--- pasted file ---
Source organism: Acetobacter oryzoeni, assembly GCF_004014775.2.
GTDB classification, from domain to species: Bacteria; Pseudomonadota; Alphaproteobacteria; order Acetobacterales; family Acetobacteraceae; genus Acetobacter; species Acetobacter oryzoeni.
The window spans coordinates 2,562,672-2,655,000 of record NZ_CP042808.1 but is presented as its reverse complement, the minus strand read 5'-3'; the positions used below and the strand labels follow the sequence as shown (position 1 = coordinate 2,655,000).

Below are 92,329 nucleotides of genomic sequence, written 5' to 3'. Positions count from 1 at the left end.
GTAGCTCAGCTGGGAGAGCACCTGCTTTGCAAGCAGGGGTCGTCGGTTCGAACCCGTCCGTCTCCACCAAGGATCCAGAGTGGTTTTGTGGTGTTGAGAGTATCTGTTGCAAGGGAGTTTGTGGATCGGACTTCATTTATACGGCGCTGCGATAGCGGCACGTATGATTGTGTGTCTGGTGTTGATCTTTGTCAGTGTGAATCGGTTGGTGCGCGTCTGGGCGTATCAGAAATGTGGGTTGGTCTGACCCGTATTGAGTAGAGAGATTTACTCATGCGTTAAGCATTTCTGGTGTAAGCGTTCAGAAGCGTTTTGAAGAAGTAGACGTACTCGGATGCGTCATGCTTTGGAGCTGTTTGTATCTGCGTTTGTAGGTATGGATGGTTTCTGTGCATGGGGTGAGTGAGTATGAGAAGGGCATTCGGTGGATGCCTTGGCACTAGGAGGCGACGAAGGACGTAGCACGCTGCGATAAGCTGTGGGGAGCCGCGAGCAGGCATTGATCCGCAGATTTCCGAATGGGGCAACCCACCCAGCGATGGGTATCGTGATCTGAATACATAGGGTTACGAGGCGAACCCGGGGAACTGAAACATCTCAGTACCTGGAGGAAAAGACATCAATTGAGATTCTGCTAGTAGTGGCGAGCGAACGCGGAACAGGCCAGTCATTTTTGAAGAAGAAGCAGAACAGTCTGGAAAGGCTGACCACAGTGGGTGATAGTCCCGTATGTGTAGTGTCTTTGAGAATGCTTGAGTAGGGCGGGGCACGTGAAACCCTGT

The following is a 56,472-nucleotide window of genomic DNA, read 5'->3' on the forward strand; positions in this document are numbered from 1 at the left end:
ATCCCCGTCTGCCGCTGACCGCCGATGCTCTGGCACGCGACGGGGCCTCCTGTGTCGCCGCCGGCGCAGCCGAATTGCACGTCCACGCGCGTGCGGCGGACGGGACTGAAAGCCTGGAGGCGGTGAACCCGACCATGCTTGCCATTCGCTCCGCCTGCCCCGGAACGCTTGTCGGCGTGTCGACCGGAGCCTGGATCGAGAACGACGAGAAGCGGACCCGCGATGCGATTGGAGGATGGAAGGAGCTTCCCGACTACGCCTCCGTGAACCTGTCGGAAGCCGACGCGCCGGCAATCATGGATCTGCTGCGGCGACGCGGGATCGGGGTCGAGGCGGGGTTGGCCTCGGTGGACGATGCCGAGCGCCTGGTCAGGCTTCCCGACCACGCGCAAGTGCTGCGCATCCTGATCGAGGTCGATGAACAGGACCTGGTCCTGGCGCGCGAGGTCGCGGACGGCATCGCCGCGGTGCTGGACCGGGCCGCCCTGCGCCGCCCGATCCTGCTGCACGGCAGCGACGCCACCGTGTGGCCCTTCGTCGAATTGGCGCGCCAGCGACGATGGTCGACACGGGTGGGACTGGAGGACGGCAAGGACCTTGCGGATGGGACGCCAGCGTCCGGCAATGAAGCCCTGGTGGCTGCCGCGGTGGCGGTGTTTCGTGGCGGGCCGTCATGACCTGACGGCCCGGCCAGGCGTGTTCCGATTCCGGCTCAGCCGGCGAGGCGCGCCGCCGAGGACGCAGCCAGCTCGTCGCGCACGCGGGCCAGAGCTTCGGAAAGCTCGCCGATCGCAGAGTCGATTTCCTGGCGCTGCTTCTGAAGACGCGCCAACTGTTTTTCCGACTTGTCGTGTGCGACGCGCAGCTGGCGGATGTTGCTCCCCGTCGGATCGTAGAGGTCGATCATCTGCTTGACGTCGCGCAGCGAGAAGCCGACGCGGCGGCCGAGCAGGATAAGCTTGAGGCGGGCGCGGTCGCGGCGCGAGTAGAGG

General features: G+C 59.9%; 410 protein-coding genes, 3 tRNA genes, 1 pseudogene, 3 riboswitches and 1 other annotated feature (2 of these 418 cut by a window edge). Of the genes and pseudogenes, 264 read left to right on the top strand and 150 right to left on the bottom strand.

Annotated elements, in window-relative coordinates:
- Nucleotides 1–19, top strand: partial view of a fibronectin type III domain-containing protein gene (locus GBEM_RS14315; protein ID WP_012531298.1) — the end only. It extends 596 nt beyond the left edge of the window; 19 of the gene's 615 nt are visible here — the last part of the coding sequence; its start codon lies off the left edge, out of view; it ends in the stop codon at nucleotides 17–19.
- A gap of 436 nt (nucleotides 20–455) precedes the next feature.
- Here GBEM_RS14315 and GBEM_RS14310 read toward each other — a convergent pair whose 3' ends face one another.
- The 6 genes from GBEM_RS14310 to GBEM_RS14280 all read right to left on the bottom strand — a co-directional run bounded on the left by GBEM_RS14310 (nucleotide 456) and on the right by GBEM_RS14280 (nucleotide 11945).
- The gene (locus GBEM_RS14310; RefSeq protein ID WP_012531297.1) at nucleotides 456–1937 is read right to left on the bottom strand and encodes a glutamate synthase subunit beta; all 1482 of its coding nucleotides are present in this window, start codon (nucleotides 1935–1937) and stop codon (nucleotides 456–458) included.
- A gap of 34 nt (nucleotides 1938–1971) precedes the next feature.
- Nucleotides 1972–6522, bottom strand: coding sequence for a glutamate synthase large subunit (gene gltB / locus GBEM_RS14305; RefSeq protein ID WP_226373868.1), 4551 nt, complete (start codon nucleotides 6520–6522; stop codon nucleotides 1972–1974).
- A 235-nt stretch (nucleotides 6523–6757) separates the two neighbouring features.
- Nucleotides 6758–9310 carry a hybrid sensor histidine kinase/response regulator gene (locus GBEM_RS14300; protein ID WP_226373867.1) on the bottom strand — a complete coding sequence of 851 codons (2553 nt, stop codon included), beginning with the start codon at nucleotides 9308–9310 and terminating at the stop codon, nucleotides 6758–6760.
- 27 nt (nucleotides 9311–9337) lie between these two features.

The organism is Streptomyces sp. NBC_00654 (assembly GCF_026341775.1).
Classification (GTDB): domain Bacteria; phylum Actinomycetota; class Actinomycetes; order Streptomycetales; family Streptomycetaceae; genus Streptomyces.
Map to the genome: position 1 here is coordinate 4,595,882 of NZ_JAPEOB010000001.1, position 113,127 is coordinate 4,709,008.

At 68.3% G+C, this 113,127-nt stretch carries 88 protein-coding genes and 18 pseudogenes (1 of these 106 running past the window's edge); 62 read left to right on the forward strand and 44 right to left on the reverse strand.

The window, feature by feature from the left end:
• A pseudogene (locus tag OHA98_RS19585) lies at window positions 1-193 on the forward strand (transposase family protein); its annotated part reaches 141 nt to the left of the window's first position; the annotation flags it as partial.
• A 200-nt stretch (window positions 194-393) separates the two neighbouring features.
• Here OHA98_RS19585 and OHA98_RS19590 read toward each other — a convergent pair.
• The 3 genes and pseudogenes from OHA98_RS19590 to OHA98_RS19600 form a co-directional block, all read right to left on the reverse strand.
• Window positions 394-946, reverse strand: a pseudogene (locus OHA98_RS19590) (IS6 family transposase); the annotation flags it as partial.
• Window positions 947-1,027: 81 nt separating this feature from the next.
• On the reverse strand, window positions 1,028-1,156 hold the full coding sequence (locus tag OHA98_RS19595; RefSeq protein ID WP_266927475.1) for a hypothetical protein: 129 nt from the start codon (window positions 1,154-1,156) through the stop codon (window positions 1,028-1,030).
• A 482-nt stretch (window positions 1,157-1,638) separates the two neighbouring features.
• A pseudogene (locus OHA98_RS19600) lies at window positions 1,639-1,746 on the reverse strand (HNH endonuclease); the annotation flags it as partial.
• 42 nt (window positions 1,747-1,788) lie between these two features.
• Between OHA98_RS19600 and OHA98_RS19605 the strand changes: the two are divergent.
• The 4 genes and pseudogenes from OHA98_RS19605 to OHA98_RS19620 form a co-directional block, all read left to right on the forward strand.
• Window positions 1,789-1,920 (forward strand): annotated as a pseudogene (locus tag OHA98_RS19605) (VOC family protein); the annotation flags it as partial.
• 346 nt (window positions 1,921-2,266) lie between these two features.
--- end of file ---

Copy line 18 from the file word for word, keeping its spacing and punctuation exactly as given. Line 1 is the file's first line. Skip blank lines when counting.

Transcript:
- Nucleotides 6758–9310 carry a hybrid sensor histidine kinase/response regulator gene (locus GBEM_RS14300; protein ID WP_226373867.1) on the bottom strand — a complete coding sequence of 851 codons (2553 nt, stop codon included), beginning with the start codon at nucleotides 9308–9310 and terminating at the stop codon, nucleotides 6758–6760.